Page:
Numeracy and Literacy

Darton Academy is a school that loves to read. We believe that reading is the key to a broad and challenging curriculum. We are developing a Secondary Reading Strategy to promote reading and remove reading barriers for students by building a strong ethos outside of the curriculum. We are dedicated to developing reading strategies, and most of all, reading for pleasure; reading is of paramount importance and allows us to learn about other people, their history and their culture. There is no one size fits all approach to developing reading skills.

If your child reads for 20 minutes a day, they will be exposed to 1.8 million words per year.

Reading develops:

  • vocabulary and writing
  • memory and concentration
  • creativity and imagination

We make sure that the individual reading needs of every student are catered for through the following approach:


We aim to build successful reading habits through explicit teaching instruction. Nonfiction is paired with a primary text for full thematic immersion and to ensure students receive a broad and enriching reading diet. Enrichment and experiences are planned to align to the text choice and bring our texts to life. Students are taught to re-read sections of text and extracts to maximise their comprehension and textual retention

Bespoke Curriculum

When students enter Darton Academy, they complete a New Group Reading Test (NGRT), a standardised reading test consisting of multiple-choice and sentence-completion questions. This test gives us a Reading Age (RA) for each student. This is given in years and months, so a RA of 11.5 means that a student is reading at the equivalent of a child of 11 years and 5 months. To read more about the New Group Reading Test, please visit the GL website.

We also use Accelerated Reader, where students will complete an initial Star Reading test to give us an indication of what book level they should be reading. Our library is full to the brim of a range of exciting literature for our students to grab and read at any opportunity. Once they have finished a book, they then take a quiz, and they need to get 80% or more to pass. If they pass, they choose another book to begin reading. Our specialist teachers let your children know when it is time for them to move up book levels. It is designed to encourage students to read more by offering a choice of text and helps us all to monitor their reading to ensure students are choosing books appropriate to their ability range. More of our bespoke curriculum strategies include: Ruth Miskin-Fresh Start, small group 1-1 and bubble burst reading, intervention with support staff, the Lexia software package, Toe by Toe, Stride Ahead, word of the week, and subject specific Tier 2 and Tier 3 vocabulary.

Lexia Reading Programme

A small number of students enter the school with a lower reading age. For students with a Reading Age below 9, progress is tracked via computer software in order to provide specific measures and support that will allow them to make significant improvement. These students are given targeted intervention in Year 7 and 8 to improve their reading age.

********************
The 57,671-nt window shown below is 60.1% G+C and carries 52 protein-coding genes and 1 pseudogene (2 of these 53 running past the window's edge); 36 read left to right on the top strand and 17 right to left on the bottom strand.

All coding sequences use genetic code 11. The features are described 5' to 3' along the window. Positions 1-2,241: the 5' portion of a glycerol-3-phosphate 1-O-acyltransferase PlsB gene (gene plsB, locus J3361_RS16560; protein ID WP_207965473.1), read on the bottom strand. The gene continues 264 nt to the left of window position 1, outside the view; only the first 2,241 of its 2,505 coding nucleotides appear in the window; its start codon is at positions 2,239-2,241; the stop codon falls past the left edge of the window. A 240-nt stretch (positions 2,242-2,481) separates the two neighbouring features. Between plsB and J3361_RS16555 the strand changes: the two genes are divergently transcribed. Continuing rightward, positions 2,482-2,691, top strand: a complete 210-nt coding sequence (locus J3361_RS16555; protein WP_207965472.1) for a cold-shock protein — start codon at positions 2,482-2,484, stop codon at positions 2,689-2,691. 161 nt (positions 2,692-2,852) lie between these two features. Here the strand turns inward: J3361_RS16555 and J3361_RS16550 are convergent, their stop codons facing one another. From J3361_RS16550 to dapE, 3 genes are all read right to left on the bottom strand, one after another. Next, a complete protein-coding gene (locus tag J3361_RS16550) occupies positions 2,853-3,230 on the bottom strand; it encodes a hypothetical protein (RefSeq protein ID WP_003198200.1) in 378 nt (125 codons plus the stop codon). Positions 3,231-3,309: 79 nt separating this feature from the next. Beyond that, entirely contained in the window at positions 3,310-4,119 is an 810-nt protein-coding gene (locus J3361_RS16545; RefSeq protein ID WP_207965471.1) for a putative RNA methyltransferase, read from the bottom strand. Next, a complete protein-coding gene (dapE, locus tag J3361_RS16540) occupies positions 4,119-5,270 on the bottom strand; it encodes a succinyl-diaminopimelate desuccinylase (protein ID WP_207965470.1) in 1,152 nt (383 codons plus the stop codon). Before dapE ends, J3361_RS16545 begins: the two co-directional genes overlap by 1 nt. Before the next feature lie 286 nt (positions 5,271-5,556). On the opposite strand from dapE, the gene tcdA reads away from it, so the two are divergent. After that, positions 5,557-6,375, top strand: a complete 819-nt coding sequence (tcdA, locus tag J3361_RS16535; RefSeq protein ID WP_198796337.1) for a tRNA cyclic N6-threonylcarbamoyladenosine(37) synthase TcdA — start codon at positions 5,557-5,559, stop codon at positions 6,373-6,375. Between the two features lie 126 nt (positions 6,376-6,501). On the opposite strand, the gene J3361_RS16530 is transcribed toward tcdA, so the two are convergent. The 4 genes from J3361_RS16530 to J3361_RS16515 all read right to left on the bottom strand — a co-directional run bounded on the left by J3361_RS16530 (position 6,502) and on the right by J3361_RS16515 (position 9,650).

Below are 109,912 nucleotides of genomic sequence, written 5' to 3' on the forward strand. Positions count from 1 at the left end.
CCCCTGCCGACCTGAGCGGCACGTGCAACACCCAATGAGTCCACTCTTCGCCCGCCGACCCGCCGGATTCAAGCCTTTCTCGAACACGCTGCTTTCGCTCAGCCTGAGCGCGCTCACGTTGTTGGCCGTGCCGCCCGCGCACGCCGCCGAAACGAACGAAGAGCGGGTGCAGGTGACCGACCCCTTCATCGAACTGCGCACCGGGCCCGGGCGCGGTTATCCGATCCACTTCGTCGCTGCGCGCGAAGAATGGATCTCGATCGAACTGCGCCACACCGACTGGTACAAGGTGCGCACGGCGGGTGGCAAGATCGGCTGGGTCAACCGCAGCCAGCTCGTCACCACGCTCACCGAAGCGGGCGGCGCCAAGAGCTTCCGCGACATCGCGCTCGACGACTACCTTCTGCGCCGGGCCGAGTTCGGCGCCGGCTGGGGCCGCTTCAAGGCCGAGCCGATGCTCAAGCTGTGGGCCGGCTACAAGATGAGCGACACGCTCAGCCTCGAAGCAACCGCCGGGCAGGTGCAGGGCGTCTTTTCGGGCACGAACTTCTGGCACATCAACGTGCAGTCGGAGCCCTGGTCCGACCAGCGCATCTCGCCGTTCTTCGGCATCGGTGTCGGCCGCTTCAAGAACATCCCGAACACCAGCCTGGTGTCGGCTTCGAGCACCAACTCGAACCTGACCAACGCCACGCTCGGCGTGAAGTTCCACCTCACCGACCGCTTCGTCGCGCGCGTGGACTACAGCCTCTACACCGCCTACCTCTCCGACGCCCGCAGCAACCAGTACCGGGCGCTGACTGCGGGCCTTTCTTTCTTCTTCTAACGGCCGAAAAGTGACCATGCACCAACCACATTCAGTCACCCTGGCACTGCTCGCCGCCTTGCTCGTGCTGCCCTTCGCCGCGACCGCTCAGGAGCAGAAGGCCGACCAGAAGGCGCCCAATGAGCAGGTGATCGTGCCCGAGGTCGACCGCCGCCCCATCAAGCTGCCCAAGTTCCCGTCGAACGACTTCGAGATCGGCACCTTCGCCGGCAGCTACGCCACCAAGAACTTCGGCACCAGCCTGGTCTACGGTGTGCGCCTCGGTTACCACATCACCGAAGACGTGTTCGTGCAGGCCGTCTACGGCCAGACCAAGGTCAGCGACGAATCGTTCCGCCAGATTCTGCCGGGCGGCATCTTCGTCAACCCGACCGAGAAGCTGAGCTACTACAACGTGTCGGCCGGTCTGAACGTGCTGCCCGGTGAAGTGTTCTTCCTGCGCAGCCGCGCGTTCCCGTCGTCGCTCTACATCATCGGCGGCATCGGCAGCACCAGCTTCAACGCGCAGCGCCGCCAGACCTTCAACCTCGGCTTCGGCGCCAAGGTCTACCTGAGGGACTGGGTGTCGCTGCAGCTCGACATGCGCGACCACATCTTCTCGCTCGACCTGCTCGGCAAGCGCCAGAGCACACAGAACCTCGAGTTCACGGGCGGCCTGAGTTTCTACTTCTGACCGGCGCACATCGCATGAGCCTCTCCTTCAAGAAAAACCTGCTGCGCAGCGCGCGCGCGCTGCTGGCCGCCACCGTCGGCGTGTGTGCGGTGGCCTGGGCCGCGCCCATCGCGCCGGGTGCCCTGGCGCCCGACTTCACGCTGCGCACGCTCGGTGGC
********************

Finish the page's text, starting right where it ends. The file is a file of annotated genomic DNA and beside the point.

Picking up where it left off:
Lexia Learning is a phonics-led IPad/PC based program which enables students to master essential reading skills. Students below reading age 9.9 (and therefore are unable to access the curriculum) use the Lexia programme and this allows us to work with them, track progress, and deliver any required interventions. Student progress is ‘live’- teachers and staff can log on and immediately see how a student in their group is doing. They can also log on at home and complete additional tasks to improve their reading ages even more!

Reading for Writing

Writing is among the most important thinking work that students can do. It’s also among the most challenging tasks for students, and one of the hardest to teach. We think all lessons should make sure that students learn to write as a way to develop and refine their understanding of text. Our curriculum asks students to write—constantly—in three different ways:

Developmental writing consists of exercises, embedded in the content of the reading, that seek to develop students’ syntactic control by focusing on craft at the sentence level.

Formative writing consists of exercises that let students use writing as a tool to develop and expand their thinking—to “think in writing.”

Summative writing asks students to form and develop paragraphs that explain and provide evidence for a more developed argument about the text

Reading their own books
If students are going to love reading, they will need to learn to find books that they love and to read them on their own. For this reason, students read books that they have chosen for themselves on at least one morning a week. Keen readers wishing to stretch themselves are encouraged to read books from the Reading Challenge list and take part in Stretch and Challenge reading where we read texts such as Jekyll and Hyde and Wuthering Heights.

“If you don’t like to read, you haven’t found the right book.” – J.K. Rowling